Author: John C. Wright
Categories: Sasakawa USA Forum
Sasakawa USA Forum Issue No. 4
Among the choices that have complicated Japanese defense, one of the most consequential has been Japan’s self-imposed limit on national defense spending. Issued in 1976 and abolished in 1987, the impact of Japan’s decision to limit military spending to 1 percent of its gross domestic product (GDP) is still felt today. By examining Japan’s decision to impose a 1 percent limit on its own military spending, we can better understand current Asia-Pacific regional defense arrangements.
Tags: 1 percent, Asia, budget, cold war, Defense, defense budget, defense capability, defense spending, east Asia, Economy, GDP, influence, Japan, john c. wright, military, military spending, regional defense, regional security, Russia, sasakawa usa forum, SDF, security, self-defense forces, spending cap, spending limits, weapons, weapons acquisition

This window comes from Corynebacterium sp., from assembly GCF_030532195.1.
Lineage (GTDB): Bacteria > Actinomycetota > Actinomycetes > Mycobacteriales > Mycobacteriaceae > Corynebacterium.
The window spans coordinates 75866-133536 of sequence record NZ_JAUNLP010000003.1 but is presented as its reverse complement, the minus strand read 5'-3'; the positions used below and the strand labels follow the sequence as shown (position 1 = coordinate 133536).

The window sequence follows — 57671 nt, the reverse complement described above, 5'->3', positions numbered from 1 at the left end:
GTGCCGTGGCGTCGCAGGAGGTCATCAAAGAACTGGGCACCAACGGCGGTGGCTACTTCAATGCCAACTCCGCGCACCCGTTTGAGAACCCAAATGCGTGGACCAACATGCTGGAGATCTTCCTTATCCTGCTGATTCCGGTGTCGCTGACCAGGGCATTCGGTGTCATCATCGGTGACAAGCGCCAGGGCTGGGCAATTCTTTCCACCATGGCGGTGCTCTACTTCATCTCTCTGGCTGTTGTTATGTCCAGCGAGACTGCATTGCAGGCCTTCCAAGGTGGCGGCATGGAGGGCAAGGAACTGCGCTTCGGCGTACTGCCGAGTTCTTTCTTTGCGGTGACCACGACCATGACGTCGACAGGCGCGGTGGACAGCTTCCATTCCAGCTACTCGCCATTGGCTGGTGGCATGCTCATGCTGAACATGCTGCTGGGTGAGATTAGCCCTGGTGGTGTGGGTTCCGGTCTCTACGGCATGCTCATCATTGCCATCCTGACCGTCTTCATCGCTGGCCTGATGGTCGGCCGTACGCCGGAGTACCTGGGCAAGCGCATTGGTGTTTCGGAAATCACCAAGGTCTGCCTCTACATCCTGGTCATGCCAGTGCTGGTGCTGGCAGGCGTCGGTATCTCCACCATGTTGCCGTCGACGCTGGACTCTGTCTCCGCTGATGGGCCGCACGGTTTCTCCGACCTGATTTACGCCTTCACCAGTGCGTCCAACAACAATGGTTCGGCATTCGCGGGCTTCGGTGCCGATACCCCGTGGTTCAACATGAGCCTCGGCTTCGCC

Author: Hayakawa Hideo
Categories: In-Depth with Nippon.com
Prime Minister Abe’s announcement of three new arrows to guide stage two of Abenomics took the nation by surprise. It signals a recognition that the first three arrows are not working, writes former BOJ Executive Director Hayakawa Hideo, and forebodes a major shift in monetary policy.
Tags: Abe, Abenomics, abenomics 2.0, approval ratings, birth rate, cpi, debt, deflation, Economy, elder care, fertility rate, fiscal policy, GDP, growth rate, inflation, investment, Japan, LDP, monetary policy, money, quantitative easing, Shinzo Abe, social security, work-life balance
Author: Barron's Asia
Categories: In the News
On the heels of news that the Japanese economy contracted by 0.8% in the third quarter, Prime Minister Shinzo Abe’s government is unlikely to consider stimulus measures, Sasakawa USA’s Tobias Harris told Barron’s Asia this week in an article by Shuli Ren. “The Abe government’s initial response to the GDP data was to minimize the
Categories: Daily Japan News
The Japanese government announced that, instead of implementing a binding cap, it would be flexible in curbing the increase in budget spending.